but I'm liking this a lot. From the opening chord of Lord Can I Have This' it had me. Lucy Pearl didn't shake by any stretch and I was not expecting this to be great - so nice to have the back of mind hope it could be proved right. Beats on tracks like Elevated Orange (chorus aside) and Family are so nice you can almost forget the album has Honey Child on it.

Thanks guy
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Tuesday, October 19, 2004


Posted by Hello

I pretty much dismissed Spacek outright based on desultory live performances they'd delivered in support of Mos Def and (I think it was) Rae and Christian, or Stereolab or someone, in cavernous London venues. I remember thinking while watching them there were probably some good songs buried beneath the muddy squelch of sub-bass and non-existant middle or top end sonics in their charmless big-venue live sound, but there seemed to be a lot of acts peddling dubby downtempo with a soulful crooner out front at the time, and they didn't seem overly good at it.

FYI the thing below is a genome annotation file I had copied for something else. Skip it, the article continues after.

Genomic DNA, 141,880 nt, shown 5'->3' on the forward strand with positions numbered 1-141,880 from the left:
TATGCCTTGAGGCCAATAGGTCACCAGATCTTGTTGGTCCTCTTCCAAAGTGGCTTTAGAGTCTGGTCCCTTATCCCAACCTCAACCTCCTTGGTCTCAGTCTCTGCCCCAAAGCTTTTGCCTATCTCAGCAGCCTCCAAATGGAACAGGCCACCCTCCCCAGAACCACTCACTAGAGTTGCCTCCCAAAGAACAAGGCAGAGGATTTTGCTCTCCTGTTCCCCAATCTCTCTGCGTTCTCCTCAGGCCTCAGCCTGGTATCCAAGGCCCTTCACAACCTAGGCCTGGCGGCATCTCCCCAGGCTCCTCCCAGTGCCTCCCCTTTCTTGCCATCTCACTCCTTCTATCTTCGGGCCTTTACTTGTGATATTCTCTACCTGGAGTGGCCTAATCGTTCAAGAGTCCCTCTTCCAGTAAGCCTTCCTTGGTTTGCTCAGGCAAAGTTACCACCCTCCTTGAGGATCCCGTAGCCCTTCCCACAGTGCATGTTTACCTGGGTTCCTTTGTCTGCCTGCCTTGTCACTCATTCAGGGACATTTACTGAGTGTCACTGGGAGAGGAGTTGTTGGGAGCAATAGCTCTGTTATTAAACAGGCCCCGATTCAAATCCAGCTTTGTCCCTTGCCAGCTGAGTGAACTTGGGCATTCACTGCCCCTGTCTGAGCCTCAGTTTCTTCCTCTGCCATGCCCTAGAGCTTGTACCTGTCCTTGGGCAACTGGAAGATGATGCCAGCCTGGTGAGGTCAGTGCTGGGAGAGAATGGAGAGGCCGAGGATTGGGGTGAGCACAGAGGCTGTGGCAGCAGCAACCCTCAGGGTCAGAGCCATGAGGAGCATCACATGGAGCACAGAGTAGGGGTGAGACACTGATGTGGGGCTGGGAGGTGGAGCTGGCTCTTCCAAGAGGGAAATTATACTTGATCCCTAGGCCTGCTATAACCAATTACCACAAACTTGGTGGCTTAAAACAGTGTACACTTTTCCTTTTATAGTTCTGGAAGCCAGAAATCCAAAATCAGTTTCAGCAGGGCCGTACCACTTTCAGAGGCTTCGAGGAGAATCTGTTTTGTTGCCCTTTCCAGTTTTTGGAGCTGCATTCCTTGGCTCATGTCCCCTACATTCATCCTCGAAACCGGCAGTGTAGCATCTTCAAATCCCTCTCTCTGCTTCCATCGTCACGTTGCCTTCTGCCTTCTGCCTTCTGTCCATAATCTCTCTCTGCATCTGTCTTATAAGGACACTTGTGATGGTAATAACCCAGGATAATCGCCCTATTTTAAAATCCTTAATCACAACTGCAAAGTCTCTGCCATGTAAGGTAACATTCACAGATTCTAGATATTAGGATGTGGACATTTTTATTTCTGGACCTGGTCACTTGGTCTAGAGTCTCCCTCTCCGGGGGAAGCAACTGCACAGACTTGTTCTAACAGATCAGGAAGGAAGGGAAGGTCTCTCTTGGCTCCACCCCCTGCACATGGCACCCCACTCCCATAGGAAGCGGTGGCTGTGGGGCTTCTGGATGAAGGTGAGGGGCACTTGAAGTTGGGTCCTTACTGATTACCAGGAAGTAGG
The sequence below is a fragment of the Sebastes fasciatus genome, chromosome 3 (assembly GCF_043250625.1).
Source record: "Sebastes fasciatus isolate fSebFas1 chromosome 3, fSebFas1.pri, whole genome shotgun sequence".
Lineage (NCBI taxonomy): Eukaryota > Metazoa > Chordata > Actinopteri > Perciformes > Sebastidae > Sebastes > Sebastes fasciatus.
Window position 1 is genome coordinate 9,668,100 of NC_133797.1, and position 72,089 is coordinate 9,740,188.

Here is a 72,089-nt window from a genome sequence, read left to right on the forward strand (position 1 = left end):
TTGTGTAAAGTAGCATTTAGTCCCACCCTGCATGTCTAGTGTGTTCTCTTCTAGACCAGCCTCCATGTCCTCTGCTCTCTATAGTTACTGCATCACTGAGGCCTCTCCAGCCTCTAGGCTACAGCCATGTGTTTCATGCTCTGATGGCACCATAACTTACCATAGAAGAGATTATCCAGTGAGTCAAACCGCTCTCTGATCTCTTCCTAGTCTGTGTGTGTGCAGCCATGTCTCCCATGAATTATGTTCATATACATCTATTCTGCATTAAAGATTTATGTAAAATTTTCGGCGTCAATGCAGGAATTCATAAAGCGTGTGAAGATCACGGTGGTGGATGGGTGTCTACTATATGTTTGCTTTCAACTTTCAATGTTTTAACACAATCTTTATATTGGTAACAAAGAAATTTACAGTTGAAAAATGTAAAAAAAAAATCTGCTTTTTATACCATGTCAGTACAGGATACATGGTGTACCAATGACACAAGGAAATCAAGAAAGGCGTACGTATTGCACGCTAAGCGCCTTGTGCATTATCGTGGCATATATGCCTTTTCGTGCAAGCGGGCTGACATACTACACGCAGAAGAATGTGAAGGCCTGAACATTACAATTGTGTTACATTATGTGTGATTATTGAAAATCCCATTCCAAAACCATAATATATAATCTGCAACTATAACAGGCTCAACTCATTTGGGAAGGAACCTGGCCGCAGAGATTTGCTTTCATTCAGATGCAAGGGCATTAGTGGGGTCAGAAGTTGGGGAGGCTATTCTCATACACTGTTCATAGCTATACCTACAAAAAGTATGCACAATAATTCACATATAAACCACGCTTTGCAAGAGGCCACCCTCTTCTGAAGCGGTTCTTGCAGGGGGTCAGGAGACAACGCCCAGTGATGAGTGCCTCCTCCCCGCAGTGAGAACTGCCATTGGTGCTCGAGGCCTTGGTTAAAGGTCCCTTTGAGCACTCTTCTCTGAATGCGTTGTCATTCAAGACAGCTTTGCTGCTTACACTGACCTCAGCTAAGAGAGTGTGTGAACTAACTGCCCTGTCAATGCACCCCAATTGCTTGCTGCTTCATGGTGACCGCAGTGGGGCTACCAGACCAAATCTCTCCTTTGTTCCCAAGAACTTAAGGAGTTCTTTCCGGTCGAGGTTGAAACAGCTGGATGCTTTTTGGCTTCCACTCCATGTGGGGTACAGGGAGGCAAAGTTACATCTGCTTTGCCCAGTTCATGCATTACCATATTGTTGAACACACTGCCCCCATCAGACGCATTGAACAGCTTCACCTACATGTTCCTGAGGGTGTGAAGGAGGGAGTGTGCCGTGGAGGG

Having been knocked sideways by Steve Spacek's vocals on a couple of recent records, I may have to revisit this opinion - his track on Troubleman's Time Out Of Mind and an excellent SA RA remix just picked up on Sound in Colour.
His appearance on the Troubleman album is a no-brainer, a fabulous cut on an album that's very close to my favourite of the year (Jazzy Jeff's too, apparently), a wistful torch-song replete with swooning strings and shoop-sha-doops over a lurching, tripping-down-stairs on the third kick-snare-rim beat that sucker-punches me every time.